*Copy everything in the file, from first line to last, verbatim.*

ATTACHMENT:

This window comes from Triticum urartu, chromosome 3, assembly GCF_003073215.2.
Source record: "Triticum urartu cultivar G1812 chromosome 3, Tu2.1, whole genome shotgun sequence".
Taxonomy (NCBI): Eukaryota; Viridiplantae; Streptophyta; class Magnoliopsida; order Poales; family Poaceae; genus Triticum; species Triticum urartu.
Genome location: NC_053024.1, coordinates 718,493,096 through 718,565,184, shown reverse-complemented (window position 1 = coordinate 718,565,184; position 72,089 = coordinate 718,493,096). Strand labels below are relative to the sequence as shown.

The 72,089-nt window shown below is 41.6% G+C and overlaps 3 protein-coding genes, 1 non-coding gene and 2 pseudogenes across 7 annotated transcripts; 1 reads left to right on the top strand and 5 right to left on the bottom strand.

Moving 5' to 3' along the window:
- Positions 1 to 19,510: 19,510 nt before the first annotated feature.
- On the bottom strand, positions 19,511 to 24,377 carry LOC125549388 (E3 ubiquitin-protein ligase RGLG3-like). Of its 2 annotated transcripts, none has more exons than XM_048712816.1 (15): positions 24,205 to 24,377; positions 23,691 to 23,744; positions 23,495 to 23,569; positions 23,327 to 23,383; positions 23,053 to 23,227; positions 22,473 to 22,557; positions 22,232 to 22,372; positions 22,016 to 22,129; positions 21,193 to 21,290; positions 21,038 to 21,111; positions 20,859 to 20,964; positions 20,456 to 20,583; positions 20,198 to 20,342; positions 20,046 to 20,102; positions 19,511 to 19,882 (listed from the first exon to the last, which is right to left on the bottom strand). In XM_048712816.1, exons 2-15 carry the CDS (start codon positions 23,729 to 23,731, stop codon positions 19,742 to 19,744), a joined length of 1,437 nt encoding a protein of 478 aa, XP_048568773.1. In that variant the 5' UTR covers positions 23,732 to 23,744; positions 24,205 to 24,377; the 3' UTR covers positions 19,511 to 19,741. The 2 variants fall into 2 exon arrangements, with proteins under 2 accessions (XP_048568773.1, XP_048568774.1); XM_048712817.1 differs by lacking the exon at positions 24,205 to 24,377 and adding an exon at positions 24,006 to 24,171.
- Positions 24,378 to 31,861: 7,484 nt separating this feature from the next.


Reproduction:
This window comes from Triticum urartu, chromosome 3, assembly GCF_003073215.2.
Source record: "Triticum urartu cultivar G1812 chromosome 3, Tu2.1, whole genome shotgun sequence".
Taxonomy (NCBI): Eukaryota; Viridiplantae; Streptophyta; class Magnoliopsida; order Poales; family Poaceae; genus Triticum; species Triticum urartu.
Genome location: NC_053024.1, coordinates 718,493,096 through 718,565,184, shown reverse-complemented (window position 1 = coordinate 718,565,184; position 72,089 = coordinate 718,493,096). Strand labels below are relative to the sequence as shown.

The 72,089-nt window shown below is 41.6% G+C and overlaps 3 protein-coding genes, 1 non-coding gene and 2 pseudogenes across 7 annotated transcripts; 1 reads left to right on the top strand and 5 right to left on the bottom strand.

Moving 5' to 3' along the window:
- Positions 1 to 19,510: 19,510 nt before the first annotated feature.
- On the bottom strand, positions 19,511 to 24,377 carry LOC125549388 (E3 ubiquitin-protein ligase RGLG3-like). Of its 2 annotated transcripts, none has more exons than XM_048712816.1 (15): positions 24,205 to 24,377; positions 23,691 to 23,744; positions 23,495 to 23,569; positions 23,327 to 23,383; positions 23,053 to 23,227; positions 22,473 to 22,557; positions 22,232 to 22,372; positions 22,016 to 22,129; positions 21,193 to 21,290; positions 21,038 to 21,111; positions 20,859 to 20,964; positions 20,456 to 20,583; positions 20,198 to 20,342; positions 20,046 to 20,102; positions 19,511 to 19,882 (listed from the first exon to the last, which is right to left on the bottom strand). In XM_048712816.1, exons 2-15 carry the CDS (start codon positions 23,729 to 23,731, stop codon positions 19,742 to 19,744), a joined length of 1,437 nt encoding a protein of 478 aa, XP_048568773.1. In that variant the 5' UTR covers positions 23,732 to 23,744; positions 24,205 to 24,377; the 3' UTR covers positions 19,511 to 19,741. The 2 variants fall into 2 exon arrangements, with proteins under 2 accessions (XP_048568773.1, XP_048568774.1); XM_048712817.1 differs by lacking the exon at positions 24,205 to 24,377 and adding an exon at positions 24,006 to 24,171.
- Positions 24,378 to 31,861: 7,484 nt separating this feature from the next.